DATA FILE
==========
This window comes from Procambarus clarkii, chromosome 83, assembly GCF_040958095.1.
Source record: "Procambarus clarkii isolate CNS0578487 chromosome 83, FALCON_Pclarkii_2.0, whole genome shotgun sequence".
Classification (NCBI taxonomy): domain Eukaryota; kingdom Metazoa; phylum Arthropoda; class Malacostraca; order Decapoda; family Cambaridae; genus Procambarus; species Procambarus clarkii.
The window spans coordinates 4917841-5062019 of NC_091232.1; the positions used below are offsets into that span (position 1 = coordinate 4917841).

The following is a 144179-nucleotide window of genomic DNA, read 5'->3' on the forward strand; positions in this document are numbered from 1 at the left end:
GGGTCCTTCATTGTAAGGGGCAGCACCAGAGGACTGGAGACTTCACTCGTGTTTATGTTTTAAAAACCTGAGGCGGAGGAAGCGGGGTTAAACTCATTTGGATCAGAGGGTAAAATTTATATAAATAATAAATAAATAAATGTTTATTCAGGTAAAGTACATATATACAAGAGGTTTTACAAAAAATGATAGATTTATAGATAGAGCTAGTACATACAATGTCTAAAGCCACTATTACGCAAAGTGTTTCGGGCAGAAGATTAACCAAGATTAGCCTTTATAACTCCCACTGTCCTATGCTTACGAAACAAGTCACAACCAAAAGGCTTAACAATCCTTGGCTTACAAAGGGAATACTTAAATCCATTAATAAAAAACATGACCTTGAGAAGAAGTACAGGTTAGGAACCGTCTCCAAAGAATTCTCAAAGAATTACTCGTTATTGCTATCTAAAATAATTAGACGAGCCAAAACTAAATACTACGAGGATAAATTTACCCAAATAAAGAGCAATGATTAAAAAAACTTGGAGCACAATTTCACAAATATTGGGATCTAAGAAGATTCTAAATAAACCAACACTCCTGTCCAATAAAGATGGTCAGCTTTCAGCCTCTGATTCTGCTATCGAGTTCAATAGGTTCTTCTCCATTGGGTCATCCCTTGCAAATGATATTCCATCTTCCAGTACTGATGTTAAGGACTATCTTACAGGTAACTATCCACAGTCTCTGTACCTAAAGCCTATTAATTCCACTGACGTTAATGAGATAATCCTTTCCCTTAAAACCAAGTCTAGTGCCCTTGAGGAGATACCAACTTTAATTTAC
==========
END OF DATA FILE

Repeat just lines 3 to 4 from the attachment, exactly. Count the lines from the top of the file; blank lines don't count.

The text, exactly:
Classification (NCBI taxonomy): domain Eukaryota; kingdom Metazoa; phylum Arthropoda; class Malacostraca; order Decapoda; family Cambaridae; genus Procambarus; species Procambarus clarkii.
The window spans coordinates 4917841-5062019 of NC_091232.1; the positions used below are offsets into that span (position 1 = coordinate 4917841).